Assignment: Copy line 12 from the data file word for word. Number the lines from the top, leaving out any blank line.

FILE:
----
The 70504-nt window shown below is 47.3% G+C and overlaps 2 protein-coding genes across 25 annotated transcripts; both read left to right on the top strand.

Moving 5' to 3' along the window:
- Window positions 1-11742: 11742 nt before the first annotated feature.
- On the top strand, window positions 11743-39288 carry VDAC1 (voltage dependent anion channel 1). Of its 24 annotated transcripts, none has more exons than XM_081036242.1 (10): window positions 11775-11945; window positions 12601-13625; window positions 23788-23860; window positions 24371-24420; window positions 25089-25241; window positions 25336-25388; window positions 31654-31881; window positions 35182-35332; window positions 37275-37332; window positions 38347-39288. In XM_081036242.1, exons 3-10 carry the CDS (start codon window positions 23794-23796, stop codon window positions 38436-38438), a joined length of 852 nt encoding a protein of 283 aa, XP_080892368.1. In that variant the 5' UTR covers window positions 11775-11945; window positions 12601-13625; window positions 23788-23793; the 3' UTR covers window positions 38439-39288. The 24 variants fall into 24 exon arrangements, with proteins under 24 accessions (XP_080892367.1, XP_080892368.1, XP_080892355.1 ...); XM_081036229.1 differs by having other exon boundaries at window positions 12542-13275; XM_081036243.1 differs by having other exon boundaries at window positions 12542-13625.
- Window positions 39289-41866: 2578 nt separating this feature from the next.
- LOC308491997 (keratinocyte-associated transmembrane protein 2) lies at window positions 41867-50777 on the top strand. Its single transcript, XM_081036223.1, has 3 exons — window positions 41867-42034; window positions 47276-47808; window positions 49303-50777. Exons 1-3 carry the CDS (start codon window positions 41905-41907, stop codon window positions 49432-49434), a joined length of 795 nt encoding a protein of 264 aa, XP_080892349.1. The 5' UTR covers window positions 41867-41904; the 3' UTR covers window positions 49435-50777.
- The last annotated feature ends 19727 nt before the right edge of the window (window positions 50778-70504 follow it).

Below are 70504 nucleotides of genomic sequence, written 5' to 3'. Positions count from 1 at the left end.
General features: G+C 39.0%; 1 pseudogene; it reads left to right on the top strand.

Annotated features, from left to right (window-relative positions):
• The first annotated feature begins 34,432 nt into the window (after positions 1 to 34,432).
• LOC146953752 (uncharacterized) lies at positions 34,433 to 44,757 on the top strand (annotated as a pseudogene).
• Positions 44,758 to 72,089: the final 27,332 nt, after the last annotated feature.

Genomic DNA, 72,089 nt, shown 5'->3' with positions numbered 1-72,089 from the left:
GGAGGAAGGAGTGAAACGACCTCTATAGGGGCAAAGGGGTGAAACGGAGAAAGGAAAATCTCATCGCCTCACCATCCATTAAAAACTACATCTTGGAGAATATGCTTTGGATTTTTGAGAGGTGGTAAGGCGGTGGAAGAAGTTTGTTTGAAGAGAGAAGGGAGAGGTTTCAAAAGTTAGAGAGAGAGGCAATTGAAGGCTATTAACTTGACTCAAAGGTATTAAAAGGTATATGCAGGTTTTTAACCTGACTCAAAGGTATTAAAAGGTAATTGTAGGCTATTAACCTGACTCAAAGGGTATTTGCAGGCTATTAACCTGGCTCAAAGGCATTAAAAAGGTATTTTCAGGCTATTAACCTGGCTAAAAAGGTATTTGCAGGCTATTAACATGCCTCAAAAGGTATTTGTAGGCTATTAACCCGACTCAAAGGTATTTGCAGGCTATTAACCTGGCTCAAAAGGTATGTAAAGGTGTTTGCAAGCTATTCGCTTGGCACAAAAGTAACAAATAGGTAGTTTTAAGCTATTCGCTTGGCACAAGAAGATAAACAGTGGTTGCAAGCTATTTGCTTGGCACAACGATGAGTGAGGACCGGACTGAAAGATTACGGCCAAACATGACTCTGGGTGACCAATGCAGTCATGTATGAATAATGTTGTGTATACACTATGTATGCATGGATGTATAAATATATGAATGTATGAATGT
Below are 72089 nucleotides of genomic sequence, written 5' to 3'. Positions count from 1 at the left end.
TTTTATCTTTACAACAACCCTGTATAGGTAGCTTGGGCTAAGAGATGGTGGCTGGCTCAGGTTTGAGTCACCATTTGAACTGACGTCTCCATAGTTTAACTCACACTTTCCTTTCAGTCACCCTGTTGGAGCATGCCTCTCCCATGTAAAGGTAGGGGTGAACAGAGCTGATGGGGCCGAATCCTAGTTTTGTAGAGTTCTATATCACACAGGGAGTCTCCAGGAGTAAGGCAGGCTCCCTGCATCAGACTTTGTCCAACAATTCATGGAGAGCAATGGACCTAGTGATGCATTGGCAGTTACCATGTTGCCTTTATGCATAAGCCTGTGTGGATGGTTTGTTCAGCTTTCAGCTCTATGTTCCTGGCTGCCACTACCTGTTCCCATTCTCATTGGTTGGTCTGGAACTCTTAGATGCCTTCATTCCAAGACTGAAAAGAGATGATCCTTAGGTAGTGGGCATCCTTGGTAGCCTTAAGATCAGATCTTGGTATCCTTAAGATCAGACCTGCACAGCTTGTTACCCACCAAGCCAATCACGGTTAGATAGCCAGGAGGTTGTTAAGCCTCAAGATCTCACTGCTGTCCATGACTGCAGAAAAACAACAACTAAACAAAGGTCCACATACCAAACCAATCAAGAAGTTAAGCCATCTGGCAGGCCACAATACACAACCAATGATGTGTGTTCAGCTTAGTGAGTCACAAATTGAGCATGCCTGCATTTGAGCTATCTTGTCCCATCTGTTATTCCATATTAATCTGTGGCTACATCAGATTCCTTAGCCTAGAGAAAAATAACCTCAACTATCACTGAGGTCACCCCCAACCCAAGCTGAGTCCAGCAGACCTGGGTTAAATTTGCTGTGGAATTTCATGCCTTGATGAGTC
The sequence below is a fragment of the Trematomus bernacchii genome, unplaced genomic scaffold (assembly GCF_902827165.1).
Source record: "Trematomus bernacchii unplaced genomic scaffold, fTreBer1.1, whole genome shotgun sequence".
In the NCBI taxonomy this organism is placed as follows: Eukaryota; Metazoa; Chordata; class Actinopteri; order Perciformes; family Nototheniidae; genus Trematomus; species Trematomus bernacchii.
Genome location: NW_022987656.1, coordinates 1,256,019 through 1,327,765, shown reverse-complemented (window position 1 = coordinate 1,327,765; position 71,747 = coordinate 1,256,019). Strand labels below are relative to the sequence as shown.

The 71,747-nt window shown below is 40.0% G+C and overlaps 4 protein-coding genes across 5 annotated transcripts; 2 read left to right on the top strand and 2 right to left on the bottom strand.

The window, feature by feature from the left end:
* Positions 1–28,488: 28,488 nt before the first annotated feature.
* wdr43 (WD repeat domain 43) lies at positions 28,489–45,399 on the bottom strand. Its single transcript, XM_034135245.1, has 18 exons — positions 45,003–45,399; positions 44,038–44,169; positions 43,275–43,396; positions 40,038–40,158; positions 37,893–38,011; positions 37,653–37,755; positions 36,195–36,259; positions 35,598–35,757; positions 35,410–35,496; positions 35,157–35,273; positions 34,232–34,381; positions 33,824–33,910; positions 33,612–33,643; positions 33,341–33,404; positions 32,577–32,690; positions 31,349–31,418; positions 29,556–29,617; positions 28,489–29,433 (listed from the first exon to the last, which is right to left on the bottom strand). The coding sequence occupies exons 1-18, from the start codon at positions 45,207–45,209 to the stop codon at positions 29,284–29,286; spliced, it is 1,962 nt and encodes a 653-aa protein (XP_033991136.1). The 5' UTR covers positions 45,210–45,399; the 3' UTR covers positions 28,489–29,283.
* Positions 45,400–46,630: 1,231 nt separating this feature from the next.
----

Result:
• LOC146953752 (uncharacterized) lies at positions 34,433 to 44,757 on the top strand (annotated as a pseudogene).